Rangers going, and growing, green
Postseason allows for expanded environmentally friendly programs
ARLINGTON -- Rangers Ballpark in Arlington has been spotted with the team's red, white and blue colors for the last three nights. But behind the scenes, there has also been plenty of green.
The most notable effort made by the organization to highlight its ongoing environmentally friendly initiatives was to invite 150 local volunteers to assist with recycling efforts. During each of the three World Series games hosted by Texas, 50 youth from the Volunteer Center of North Texas canvassed the stadium collecting recyclable products.
Though the Rangers don't enjoy this type of volunteer corps during the regular season, the hope is that this three-day effort will encourage other local groups to consider volunteering for this type of project throughout the year.
"We would like to start doing that during the games," vice president of facilities Gib Searight said. "But it's tough to get volunteers to come out 80 nights a year."
The Rangers have implemented a number of other green initiatives in recent years, and this extra month of baseball has allowed them to continue those environmental projects.
For the past four seasons, all recyclable products left in and around seats have been collected and separated before the trash is gathered and sent to the landfill. The organization has also set up approximately 120 recycle bins throughout the stadium to encourage fans not to throw bottles and cans in trashcans.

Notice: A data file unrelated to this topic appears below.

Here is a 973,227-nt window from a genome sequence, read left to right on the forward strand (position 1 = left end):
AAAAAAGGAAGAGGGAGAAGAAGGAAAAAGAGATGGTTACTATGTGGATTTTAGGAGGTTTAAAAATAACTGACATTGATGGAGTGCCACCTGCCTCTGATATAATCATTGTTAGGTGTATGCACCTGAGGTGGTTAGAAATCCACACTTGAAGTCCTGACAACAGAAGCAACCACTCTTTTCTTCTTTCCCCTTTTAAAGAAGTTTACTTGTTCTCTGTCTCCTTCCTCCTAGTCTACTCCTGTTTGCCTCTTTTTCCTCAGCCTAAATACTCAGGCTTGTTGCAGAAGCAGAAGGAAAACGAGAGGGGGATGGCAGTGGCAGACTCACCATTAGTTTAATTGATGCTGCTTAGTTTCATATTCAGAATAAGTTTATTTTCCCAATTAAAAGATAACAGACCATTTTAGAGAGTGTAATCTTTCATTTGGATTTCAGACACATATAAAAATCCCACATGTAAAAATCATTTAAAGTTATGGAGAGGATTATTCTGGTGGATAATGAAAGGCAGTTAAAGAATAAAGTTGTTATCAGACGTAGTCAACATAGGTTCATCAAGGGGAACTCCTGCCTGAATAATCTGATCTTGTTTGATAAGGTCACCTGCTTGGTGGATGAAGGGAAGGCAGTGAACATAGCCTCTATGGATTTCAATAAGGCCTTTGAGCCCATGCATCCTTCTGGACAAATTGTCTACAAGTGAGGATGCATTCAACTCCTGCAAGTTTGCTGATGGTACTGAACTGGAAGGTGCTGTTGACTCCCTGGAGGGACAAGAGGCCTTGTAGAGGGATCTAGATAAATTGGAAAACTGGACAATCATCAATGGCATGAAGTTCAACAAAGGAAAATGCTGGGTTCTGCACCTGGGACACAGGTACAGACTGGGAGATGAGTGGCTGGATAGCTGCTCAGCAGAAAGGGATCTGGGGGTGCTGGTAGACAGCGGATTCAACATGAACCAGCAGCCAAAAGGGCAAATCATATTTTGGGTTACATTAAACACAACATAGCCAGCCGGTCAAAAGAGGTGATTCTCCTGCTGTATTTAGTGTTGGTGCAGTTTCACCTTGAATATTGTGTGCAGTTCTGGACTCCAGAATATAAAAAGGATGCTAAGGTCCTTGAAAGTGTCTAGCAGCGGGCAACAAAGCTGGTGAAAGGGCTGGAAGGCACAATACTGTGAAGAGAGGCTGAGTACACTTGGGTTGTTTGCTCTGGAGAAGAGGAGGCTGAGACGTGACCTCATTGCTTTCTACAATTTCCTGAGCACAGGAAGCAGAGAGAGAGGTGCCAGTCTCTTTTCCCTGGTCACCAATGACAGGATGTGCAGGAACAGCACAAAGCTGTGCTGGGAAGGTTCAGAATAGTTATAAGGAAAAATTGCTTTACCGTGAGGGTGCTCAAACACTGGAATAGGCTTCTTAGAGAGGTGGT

The Rangers use surrounding lake water to irrigate the field and nearby grounds, and grass clippings from the field are collected and spread as mulch or put alongside creeks to hold bare soil.
Office paper is sent off to be shredded and cardboard is compacted for recycling. All sorts of other office products are also recycled and incandescent light bulbs have been replaced by fluorescent ones.
Furthermore, the club recently partnered with Scott's to help recycle three baseball fields in West Dallas. Those fields, which had previously been unusable, now serve as space for the Rangers' RBI (Reviving Baseball in Inner Cities) program.
"A lot of stuff is almost commonplace," Searight said of all these environmentally conscious efforts. "... It's just nice that we have been able to carry it through for another month."
Jenifer Langosch is a reporter for MLB.com. This story was not subject to the approval of Major League Baseball or its clubs.